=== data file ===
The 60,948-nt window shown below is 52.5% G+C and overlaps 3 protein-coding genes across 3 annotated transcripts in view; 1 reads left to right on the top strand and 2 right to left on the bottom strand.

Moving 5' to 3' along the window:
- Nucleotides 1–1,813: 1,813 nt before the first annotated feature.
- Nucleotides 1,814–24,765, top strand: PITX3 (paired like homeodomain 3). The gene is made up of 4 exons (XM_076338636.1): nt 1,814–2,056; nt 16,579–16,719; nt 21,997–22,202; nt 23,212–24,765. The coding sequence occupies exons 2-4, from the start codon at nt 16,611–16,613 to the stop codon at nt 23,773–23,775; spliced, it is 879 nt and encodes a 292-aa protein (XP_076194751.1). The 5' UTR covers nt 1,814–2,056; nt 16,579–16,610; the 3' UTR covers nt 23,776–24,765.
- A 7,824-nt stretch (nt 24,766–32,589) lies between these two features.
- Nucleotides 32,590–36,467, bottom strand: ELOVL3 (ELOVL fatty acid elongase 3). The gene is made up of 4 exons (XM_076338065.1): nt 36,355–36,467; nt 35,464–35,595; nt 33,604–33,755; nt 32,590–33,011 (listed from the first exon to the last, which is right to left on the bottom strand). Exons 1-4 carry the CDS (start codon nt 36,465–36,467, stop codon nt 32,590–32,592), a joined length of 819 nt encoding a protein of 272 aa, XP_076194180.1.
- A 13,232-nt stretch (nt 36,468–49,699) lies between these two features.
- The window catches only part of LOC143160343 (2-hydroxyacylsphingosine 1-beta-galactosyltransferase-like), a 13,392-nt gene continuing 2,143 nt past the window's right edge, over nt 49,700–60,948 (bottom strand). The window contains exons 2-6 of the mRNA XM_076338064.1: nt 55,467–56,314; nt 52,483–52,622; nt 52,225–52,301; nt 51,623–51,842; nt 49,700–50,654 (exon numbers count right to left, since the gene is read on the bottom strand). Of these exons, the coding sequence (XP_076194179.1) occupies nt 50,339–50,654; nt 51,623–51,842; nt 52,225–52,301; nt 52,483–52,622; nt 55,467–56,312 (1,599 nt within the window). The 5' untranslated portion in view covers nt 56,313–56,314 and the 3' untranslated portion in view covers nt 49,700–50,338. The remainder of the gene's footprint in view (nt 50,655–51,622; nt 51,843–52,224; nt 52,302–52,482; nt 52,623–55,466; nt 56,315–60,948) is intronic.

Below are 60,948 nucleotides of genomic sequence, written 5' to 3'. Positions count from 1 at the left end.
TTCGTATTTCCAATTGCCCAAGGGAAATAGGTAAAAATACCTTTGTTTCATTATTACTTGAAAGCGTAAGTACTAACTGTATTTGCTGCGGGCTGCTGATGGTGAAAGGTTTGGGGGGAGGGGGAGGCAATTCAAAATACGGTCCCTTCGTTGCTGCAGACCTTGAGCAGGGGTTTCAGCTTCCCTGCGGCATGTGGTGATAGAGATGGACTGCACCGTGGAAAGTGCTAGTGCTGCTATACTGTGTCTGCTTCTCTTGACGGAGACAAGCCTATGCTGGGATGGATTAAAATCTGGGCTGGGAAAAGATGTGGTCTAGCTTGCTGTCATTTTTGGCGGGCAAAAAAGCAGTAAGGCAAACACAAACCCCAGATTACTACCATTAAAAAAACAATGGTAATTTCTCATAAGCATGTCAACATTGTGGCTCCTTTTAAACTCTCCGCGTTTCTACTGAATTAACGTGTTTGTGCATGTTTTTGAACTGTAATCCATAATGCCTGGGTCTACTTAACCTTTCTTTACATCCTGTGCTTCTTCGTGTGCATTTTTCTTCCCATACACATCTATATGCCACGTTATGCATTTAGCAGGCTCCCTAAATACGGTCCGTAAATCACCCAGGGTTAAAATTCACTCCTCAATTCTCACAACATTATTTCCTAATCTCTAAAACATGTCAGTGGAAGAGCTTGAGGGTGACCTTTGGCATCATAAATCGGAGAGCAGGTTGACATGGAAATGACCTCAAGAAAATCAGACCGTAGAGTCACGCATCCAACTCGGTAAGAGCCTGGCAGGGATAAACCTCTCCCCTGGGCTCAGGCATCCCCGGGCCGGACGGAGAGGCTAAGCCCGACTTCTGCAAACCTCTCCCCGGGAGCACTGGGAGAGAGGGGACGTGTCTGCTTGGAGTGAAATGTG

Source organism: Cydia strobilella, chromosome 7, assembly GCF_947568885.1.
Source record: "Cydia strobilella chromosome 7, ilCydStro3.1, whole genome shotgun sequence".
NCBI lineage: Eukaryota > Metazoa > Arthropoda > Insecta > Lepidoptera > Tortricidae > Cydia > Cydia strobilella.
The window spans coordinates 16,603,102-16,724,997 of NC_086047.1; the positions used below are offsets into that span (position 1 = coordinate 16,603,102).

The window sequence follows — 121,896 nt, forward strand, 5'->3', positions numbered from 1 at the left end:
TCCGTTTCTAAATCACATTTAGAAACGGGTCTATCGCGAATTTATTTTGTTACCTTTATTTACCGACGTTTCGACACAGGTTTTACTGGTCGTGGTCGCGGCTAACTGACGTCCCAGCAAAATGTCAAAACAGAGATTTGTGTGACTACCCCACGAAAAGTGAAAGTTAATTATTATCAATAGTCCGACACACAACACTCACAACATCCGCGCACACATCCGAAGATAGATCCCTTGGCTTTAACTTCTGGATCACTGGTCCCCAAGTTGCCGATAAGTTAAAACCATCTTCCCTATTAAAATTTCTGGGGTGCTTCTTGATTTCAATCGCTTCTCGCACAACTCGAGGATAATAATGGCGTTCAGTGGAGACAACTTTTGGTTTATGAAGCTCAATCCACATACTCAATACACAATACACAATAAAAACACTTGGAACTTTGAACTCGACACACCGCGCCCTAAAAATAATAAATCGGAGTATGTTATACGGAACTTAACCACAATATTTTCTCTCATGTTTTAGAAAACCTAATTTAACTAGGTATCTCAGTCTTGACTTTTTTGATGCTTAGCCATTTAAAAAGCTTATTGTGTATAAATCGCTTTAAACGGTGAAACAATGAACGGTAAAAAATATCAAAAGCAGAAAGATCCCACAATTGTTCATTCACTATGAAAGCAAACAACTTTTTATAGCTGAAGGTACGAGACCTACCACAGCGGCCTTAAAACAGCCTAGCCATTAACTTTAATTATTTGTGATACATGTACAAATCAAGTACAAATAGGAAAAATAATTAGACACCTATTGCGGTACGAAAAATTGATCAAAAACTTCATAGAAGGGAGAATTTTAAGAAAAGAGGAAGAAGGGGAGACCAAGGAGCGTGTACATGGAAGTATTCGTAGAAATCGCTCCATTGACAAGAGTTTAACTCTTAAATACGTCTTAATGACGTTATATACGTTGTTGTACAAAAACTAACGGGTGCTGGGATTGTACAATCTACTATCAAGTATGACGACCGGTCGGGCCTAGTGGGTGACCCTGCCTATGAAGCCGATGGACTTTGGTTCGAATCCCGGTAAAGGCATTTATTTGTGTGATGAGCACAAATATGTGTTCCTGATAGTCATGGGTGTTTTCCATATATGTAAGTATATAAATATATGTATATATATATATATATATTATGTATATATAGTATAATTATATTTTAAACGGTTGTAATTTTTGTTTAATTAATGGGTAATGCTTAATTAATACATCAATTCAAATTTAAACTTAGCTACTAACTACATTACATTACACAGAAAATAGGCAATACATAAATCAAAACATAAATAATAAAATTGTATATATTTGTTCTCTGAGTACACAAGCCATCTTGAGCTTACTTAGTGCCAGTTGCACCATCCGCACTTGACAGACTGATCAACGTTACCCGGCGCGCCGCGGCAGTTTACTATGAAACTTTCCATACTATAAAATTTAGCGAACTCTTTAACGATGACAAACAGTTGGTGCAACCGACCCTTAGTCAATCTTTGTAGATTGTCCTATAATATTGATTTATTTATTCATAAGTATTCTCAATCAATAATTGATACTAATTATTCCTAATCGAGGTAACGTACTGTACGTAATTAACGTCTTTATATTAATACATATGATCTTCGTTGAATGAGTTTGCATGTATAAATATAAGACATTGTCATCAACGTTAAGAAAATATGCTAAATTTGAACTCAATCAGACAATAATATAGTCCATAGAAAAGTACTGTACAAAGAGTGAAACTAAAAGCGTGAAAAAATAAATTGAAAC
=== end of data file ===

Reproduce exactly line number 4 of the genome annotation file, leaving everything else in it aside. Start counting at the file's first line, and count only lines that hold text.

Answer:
- Nucleotides 1,814–24,765, top strand: PITX3 (paired like homeodomain 3). The gene is made up of 4 exons (XM_076338636.1): nt 1,814–2,056; nt 16,579–16,719; nt 21,997–22,202; nt 23,212–24,765. The coding sequence occupies exons 2-4, from the start codon at nt 16,611–16,613 to the stop codon at nt 23,773–23,775; spliced, it is 879 nt and encodes a 292-aa protein (XP_076194751.1). The 5' UTR covers nt 1,814–2,056; nt 16,579–16,610; the 3' UTR covers nt 23,776–24,765.